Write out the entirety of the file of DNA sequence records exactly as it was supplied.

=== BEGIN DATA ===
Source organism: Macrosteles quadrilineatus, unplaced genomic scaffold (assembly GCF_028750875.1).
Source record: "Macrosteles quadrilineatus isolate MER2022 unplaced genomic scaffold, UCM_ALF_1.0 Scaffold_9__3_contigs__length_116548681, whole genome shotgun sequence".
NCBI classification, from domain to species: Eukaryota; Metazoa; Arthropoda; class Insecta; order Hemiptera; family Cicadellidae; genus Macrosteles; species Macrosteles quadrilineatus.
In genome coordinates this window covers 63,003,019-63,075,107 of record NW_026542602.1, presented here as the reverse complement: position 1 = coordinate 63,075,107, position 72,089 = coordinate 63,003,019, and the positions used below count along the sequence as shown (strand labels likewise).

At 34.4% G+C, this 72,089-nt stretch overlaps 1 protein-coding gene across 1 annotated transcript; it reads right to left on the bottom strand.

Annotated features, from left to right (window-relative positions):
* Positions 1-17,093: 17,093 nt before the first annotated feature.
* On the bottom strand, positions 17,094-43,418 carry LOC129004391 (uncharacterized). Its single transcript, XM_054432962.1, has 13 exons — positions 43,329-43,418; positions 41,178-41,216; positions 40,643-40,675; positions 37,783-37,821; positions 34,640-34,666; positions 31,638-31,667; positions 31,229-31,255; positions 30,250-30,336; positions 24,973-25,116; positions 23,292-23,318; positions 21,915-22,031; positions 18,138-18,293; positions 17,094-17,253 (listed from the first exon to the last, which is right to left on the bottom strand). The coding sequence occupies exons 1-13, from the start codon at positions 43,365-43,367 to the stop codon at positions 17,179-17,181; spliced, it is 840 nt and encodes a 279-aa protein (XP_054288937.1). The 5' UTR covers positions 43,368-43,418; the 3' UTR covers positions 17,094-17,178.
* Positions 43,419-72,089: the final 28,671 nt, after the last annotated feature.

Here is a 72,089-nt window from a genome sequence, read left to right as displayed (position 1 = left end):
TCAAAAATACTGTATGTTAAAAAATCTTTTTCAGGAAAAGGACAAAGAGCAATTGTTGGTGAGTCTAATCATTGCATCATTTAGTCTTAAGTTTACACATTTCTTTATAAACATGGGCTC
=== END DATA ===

Source organism: Macrosteles quadrilineatus, unplaced genomic scaffold (assembly GCF_028750875.1).
Source record: "Macrosteles quadrilineatus isolate MER2022 unplaced genomic scaffold, UCM_ALF_1.0 Scaffold_9__3_contigs__length_116548681, whole genome shotgun sequence".
NCBI classification, from domain to species: Eukaryota; Metazoa; Arthropoda; class Insecta; order Hemiptera; family Cicadellidae; genus Macrosteles; species Macrosteles quadrilineatus.
In genome coordinates this window covers 63,003,019-63,075,107 of record NW_026542602.1, presented here as the reverse complement: position 1 = coordinate 63,075,107, position 72,089 = coordinate 63,003,019, and the positions used below count along the sequence as shown (strand labels likewise).

At 34.4% G+C, this 72,089-nt stretch overlaps 1 protein-coding gene across 1 annotated transcript; it reads right to left on the bottom strand.

Annotated features, from left to right (window-relative positions):
* Positions 1-17,093: 17,093 nt before the first annotated feature.
* On the bottom strand, positions 17,094-43,418 carry LOC129004391 (uncharacterized). Its single transcript, XM_054432962.1, has 13 exons — positions 43,329-43,418; positions 41,178-41,216; positions 40,643-40,675; positions 37,783-37,821; positions 34,640-34,666; positions 31,638-31,667; positions 31,229-31,255; positions 30,250-30,336; positions 24,973-25,116; positions 23,292-23,318; positions 21,915-22,031; positions 18,138-18,293; positions 17,094-17,253 (listed from the first exon to the last, which is right to left on the bottom strand). The coding sequence occupies exons 1-13, from the start codon at positions 43,365-43,367 to the stop codon at positions 17,179-17,181; spliced, it is 840 nt and encodes a 279-aa protein (XP_054288937.1). The 5' UTR covers positions 43,368-43,418; the 3' UTR covers positions 17,094-17,178.
* Positions 43,419-72,089: the final 28,671 nt, after the last annotated feature.

Here is a 72,089-nt window from a genome sequence, read left to right as displayed (position 1 = left end):
TCAAAAATACTGTATGTTAAAAAATCTTTTTCAGGAAAAGGACAAAGAGCAATTGTTGGTGAGTCTAATCATTGCATCATTTAGTCTTAAGTTTACACATTTCTTTATAAACATGGGCTC